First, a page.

Craig said the next steps will vary based on several factors. “We select which field and laboratory tests need to be performed on a case-by-case basis.”

In one of Collins’ projects, visual inspection of the substrate determined that two methods of moisture detection would be necessary to accurately assess the levels of moisture within the concrete. “Calcium chloride and relative humidity probe tests were performed to measure the moisture levels, and as suspected the results exceeded the thresholds of most floor coverings or coatings. The customer was presented with the data, informed accordingly and educated about the benefits and insurance of an appropriate moisture mitigation system as an underlayment.”

According to Hartmann, Jason Robert’s Services looks to educate the contractor/end user early in the process. “Education during the planning phase is the key to a happy customer and well-orchestrated job.”

Portmann noted that once test results are in and reviewed by all parties, a decision is made to mitigate moisture or not based on the findings. “Typically this is done by email or a phone call. If the readings are questionable, we explain that these readings are merely a snapshot in time and can fluctuate throughout the year. We try to convince them to go the safe route and mitigate and that they’re buying an insurance plan that is far less expensive than the cost of flooring replacement.”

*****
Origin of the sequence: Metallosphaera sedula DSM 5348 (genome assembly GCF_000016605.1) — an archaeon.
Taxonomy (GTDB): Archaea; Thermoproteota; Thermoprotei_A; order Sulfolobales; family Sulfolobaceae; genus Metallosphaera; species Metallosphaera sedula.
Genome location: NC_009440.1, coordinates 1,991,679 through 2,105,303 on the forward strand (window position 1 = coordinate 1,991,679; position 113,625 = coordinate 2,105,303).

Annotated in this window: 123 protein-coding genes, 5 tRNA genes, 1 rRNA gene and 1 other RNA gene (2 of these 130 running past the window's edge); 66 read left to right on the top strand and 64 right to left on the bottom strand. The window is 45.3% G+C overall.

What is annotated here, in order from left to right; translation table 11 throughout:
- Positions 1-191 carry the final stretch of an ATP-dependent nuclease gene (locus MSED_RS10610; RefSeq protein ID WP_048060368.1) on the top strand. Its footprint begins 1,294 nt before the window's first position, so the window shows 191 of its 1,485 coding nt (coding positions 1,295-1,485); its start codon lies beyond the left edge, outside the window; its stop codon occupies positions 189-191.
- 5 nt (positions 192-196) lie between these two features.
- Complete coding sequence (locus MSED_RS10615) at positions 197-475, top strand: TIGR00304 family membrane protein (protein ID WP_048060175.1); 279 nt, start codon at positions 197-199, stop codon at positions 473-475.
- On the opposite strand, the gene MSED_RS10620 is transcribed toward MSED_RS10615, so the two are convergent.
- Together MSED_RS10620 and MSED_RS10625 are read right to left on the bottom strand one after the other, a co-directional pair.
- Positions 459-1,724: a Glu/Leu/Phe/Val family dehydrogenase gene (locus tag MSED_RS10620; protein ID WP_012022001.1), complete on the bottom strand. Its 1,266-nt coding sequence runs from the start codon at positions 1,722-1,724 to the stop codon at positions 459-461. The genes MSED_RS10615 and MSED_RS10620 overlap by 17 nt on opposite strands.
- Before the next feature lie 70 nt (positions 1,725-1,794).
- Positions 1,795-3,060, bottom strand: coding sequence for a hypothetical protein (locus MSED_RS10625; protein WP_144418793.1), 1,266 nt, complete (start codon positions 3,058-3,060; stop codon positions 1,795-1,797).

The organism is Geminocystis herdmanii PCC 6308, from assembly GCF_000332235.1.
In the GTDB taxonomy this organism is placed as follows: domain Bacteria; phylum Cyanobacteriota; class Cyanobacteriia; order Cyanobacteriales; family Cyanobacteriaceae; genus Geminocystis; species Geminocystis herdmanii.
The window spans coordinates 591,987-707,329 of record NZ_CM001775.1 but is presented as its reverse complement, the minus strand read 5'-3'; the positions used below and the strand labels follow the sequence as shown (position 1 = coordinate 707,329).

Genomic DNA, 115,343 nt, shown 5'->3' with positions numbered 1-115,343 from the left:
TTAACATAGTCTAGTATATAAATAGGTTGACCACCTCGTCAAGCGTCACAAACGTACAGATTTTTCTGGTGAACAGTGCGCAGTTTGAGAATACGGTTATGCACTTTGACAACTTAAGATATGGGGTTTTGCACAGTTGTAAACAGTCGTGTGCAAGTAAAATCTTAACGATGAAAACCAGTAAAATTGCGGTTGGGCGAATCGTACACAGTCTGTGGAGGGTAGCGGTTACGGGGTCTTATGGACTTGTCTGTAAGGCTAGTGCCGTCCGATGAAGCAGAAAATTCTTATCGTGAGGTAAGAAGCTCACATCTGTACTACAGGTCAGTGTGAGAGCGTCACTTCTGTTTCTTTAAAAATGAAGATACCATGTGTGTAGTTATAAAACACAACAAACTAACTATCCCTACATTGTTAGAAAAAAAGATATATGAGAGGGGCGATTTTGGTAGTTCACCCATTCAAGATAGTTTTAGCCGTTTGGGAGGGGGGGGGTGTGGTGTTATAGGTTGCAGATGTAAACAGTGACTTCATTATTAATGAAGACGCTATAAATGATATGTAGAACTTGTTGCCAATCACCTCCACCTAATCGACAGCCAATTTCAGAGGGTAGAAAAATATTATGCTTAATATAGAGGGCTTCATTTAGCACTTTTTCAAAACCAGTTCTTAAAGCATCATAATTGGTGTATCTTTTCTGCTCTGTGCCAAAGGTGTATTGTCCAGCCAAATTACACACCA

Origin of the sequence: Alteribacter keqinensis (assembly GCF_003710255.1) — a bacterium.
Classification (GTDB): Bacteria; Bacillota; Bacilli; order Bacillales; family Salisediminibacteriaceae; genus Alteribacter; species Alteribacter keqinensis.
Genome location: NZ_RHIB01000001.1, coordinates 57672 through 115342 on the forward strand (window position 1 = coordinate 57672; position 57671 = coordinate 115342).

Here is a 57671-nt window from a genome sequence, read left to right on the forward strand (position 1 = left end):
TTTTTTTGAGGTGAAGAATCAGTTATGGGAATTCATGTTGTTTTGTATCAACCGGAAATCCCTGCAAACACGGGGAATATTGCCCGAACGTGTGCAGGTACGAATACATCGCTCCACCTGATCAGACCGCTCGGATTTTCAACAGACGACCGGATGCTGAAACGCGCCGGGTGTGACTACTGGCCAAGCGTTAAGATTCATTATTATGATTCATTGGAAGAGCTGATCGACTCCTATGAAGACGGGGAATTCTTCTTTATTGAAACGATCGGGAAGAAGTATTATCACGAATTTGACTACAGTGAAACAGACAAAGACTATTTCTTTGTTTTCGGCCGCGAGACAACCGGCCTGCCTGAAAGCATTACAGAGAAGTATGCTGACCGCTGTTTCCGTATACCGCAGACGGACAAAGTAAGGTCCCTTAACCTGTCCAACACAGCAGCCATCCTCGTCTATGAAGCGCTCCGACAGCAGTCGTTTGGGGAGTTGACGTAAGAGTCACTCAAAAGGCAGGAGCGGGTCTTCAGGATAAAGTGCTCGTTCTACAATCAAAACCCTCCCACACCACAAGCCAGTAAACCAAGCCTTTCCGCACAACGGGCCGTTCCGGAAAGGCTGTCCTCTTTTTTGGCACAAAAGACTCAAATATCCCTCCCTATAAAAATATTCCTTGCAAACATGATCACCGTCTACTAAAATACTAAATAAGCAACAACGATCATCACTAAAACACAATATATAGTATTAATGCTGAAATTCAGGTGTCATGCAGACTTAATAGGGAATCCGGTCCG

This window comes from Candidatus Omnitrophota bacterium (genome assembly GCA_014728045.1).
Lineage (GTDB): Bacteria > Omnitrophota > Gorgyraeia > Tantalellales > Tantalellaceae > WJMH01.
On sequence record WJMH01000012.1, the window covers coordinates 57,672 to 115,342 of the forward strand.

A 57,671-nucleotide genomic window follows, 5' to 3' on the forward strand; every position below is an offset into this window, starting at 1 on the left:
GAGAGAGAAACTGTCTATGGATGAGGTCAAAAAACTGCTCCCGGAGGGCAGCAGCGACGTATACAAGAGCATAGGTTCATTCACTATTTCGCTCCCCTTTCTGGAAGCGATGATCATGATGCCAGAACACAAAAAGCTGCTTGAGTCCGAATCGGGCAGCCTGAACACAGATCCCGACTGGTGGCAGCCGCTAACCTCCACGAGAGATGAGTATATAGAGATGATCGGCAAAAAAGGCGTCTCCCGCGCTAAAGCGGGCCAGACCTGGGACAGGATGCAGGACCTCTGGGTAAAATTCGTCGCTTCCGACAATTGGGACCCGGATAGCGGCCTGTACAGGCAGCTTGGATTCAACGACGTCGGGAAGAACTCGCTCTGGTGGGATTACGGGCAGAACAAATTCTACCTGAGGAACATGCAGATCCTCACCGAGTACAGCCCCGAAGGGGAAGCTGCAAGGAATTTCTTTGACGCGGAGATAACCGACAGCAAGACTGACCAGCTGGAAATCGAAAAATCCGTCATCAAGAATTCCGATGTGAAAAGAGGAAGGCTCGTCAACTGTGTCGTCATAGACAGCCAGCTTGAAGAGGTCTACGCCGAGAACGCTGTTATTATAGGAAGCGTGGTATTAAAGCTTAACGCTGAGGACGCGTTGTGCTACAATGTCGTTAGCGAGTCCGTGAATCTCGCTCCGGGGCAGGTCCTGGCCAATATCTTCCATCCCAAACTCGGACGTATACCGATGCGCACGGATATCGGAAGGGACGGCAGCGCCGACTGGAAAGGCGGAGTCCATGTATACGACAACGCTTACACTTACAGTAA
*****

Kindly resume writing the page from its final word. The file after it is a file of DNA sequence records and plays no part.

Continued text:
Combatting the Moisture

When it comes to inspecting wood flooring, Grete Heimerdinger, product manager, Lignomat USA, stated a moisture meter and a thermo-hygrometer are the tools an inspector needs. “Lignomat’s Ligno-DuoTec BW provides both functions. It is a dual-depth, pinless meter, which can be used as a thermo-hygrometer (with an RH BluePeg Probe).”